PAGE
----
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Tagged as: Subitizing

Subitize: The Ability to "See" Small Amounts

All children are born with an innate ability to perceive the difference between 1 and 2 objects. With support and experience, they can quickly perceive and name “how many” for collections of 3, 4, and 5 objects. This mathematical ability is called subitizing. Here is a subitize definition: from the Latin word meaning suddenly, the term subitize refers to the ability to "see" a small amount of objects and know “how many” there are instantly without counting.

Not all arrangements of the same number are equally easy to subitize — preschoolers will recognize that there are 5 dots quickly if they are arranged like the corners of a square with a dot in the middle, but may be slower or less sure if the 5 dots are in a straight line, particularly if they are very close together. Understanding what it means to subitize definition and all is a good start, but more fully understanding how it works in the mind of young children means exploration of the concept.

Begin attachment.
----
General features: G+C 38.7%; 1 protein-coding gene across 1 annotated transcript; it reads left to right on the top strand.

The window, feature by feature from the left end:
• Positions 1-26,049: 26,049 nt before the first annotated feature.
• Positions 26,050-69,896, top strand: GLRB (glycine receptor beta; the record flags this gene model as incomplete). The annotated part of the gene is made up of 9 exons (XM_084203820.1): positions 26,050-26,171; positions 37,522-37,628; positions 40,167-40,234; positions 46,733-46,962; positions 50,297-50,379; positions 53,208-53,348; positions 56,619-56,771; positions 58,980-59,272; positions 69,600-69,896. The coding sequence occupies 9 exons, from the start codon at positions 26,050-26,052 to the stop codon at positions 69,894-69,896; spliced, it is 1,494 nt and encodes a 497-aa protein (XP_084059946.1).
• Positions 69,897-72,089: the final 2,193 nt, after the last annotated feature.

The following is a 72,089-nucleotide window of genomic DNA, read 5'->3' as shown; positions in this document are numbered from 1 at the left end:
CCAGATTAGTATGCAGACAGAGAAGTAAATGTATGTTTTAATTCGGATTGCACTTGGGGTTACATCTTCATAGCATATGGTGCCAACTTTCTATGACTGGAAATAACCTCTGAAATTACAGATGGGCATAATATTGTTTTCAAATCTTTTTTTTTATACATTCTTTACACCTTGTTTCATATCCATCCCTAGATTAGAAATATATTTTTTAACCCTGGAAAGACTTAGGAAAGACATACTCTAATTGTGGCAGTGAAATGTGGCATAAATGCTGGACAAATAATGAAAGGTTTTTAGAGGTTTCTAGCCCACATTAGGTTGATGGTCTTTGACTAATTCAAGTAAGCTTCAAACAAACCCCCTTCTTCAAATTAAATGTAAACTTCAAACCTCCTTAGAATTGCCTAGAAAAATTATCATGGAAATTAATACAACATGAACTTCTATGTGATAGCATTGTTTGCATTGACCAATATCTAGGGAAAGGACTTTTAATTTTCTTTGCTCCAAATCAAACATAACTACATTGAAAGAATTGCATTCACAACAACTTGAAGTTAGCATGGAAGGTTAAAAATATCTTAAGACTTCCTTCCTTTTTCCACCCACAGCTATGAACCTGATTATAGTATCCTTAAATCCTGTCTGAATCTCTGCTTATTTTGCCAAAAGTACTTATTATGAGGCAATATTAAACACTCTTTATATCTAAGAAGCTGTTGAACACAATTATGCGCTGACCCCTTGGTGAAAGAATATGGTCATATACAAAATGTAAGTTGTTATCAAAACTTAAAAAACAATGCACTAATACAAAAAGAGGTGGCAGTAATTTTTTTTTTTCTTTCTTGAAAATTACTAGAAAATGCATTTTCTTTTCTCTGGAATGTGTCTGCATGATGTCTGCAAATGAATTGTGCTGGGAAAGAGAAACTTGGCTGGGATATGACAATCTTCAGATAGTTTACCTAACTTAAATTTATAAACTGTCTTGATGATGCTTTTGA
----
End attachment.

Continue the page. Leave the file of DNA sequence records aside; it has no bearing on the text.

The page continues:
While it’s important that adults get to hear children count out loud, it’s also important that they acknowledge when children correctly identify a small amount without counting it at all.

The above are excerpts from the Collaborative's book Big Ideas of Early Mathematics: What Teachers of Young Children Need to Know (2014).

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